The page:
He continued, “We can’t take this Democracy for granted. I’ve seen what happens when you don’t have Democracy. Corruption, bad quality of life, you can’t hold government accountable, you’re risking your life just by speaking up. And now I’m like, oh my God, could that happen here? And guess what? We found the answer four years later. It almost happened. You almost had a coup four years later.”

Elnoubi says that he’s a goal-oriented engineer, setting achievable benchmarks and closely measuring progress with data. He said that the failed Potomac Yard arena deal lacked safeguards to shield Alexandria residents from hundreds of millions of dollars in financial liabilities “in the event of unrealized projections.”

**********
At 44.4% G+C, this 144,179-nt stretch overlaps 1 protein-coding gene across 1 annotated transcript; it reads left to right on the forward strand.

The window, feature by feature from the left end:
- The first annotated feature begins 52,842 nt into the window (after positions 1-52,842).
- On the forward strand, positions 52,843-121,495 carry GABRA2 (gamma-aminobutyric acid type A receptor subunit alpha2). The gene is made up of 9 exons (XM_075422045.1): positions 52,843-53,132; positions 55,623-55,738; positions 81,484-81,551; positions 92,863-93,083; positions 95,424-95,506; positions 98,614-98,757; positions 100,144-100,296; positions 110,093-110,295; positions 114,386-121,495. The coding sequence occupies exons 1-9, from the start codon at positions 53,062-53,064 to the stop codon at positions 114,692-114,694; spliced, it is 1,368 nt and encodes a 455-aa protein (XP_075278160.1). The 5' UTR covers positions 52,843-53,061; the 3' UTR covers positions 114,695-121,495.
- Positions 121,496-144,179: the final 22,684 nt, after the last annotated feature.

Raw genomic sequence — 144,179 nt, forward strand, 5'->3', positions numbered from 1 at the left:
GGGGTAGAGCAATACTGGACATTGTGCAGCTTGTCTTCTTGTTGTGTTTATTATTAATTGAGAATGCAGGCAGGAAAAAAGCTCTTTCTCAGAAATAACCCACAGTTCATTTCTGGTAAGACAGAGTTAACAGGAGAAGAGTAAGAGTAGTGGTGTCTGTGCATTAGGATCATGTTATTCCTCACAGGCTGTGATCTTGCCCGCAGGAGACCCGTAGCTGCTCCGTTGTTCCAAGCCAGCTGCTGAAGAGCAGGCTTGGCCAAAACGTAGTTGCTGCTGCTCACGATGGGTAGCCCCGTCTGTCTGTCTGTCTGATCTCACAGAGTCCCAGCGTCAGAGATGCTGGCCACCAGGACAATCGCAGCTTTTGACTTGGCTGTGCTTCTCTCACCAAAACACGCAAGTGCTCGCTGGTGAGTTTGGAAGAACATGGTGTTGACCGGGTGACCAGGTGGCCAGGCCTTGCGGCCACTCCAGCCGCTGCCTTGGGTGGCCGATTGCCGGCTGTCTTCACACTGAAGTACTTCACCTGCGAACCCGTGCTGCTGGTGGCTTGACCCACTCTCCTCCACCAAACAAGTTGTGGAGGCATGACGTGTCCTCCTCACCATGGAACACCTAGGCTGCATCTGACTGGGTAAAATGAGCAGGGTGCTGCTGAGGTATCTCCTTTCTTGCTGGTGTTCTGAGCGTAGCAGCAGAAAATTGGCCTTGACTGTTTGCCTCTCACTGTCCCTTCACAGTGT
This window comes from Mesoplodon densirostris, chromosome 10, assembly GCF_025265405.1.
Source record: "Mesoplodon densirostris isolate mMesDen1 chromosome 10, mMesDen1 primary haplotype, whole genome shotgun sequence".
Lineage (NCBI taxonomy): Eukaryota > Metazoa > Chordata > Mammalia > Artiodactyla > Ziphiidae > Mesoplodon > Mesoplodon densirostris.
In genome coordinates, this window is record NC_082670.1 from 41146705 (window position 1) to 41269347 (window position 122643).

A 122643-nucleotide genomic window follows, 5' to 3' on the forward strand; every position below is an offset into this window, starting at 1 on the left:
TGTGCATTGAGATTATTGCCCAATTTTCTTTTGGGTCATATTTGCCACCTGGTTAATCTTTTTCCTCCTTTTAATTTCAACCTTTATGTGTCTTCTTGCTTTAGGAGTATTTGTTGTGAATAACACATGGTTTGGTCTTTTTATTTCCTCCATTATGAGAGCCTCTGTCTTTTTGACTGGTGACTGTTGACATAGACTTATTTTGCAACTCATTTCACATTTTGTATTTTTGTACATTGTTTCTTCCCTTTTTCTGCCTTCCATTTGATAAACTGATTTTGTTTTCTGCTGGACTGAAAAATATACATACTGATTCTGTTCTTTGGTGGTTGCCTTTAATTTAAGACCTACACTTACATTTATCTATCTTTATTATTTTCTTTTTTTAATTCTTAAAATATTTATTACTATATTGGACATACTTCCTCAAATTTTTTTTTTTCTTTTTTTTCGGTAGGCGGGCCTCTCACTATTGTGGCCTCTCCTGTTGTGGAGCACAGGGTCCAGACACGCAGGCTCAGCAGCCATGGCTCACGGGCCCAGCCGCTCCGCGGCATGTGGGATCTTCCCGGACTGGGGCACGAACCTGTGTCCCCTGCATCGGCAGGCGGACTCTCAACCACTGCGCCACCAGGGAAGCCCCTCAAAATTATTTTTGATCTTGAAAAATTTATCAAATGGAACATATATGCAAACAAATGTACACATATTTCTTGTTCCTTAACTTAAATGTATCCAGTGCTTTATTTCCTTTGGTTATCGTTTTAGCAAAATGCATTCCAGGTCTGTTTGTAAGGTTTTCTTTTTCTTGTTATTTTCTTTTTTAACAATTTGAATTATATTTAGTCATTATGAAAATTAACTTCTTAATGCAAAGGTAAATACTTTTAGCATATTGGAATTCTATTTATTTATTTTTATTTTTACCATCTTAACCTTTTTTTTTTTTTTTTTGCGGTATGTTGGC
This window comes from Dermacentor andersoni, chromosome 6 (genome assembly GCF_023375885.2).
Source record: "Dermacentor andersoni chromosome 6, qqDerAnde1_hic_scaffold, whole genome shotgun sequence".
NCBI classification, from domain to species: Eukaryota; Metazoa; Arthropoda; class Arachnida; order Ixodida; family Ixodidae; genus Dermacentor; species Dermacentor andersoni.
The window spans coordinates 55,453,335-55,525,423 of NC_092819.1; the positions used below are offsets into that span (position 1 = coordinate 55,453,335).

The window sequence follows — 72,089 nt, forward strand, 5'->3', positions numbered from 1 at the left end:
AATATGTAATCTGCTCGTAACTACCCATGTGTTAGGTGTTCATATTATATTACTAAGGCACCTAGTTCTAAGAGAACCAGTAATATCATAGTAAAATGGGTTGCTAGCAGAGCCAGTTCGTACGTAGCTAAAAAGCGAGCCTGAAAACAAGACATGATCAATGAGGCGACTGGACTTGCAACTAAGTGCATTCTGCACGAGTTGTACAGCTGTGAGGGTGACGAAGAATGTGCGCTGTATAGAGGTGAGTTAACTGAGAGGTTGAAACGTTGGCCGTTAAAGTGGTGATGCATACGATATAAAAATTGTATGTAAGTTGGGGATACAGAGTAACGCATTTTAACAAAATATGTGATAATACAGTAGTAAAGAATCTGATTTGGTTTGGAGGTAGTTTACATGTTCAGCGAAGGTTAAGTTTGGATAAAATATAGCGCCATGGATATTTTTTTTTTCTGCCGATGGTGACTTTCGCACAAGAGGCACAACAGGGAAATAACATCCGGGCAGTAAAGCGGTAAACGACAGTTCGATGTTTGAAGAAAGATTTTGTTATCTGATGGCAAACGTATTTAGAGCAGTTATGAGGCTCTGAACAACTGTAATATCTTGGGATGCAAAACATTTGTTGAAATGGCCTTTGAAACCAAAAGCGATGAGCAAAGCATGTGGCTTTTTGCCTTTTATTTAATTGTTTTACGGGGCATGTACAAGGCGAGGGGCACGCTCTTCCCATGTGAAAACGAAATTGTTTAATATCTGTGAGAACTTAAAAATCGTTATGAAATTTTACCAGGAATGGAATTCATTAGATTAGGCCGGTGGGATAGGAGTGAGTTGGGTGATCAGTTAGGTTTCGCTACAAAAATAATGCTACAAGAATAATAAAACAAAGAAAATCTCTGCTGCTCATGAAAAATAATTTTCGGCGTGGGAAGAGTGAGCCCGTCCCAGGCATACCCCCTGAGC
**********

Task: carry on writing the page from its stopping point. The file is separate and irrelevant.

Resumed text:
“The deal neglected the needs of our commuters posing adverse implications through the anticipated surge in traffic, compounded by insufficient state funding allocated for essential public transportation enhancements aimed at mitigating such concerns,” Elnoubi said. “The deal’s environment details were lacking. The deal failed to prioritize the welfare of our workforce with lack of sufficient labor protections and commitments to uphold union standards.”

On affordable housing, he said that he will use “zoning and permitting regulations, tax incentives, and partnerships” to allow residents of all income levels to live in the city.

Elnoubi admits that he’s got his work cut out for him in this primary election. He also says that his experience on the Board sets him apart.

“I’ve seen how hard the work is, how much effort and dedication it takes,” he said. “I love to roll up my sleeves and get involved.”